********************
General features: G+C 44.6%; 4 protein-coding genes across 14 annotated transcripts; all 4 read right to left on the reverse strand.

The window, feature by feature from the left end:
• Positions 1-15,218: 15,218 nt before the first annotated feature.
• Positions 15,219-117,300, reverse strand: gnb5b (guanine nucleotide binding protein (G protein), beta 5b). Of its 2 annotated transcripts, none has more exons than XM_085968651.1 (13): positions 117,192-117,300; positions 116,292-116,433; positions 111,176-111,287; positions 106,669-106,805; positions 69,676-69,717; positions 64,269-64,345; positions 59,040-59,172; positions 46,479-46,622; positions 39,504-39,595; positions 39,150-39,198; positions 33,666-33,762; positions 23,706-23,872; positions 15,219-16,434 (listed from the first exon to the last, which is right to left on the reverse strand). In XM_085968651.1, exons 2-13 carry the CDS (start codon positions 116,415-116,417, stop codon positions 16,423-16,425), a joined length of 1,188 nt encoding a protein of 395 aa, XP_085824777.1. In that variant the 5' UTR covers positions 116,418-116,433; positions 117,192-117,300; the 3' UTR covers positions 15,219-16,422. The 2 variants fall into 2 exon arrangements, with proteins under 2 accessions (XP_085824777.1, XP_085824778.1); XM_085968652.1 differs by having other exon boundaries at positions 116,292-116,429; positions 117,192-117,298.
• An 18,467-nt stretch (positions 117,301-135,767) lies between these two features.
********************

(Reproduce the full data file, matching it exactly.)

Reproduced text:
General features: G+C 44.6%; 4 protein-coding genes across 14 annotated transcripts; all 4 read right to left on the reverse strand.

The window, feature by feature from the left end:
• Positions 1-15,218: 15,218 nt before the first annotated feature.
• Positions 15,219-117,300, reverse strand: gnb5b (guanine nucleotide binding protein (G protein), beta 5b). Of its 2 annotated transcripts, none has more exons than XM_085968651.1 (13): positions 117,192-117,300; positions 116,292-116,433; positions 111,176-111,287; positions 106,669-106,805; positions 69,676-69,717; positions 64,269-64,345; positions 59,040-59,172; positions 46,479-46,622; positions 39,504-39,595; positions 39,150-39,198; positions 33,666-33,762; positions 23,706-23,872; positions 15,219-16,434 (listed from the first exon to the last, which is right to left on the reverse strand). In XM_085968651.1, exons 2-13 carry the CDS (start codon positions 116,415-116,417, stop codon positions 16,423-16,425), a joined length of 1,188 nt encoding a protein of 395 aa, XP_085824777.1. In that variant the 5' UTR covers positions 116,418-116,433; positions 117,192-117,300; the 3' UTR covers positions 15,219-16,422. The 2 variants fall into 2 exon arrangements, with proteins under 2 accessions (XP_085824777.1, XP_085824778.1); XM_085968652.1 differs by having other exon boundaries at positions 116,292-116,429; positions 117,192-117,298.
• An 18,467-nt stretch (positions 117,301-135,767) lies between these two features.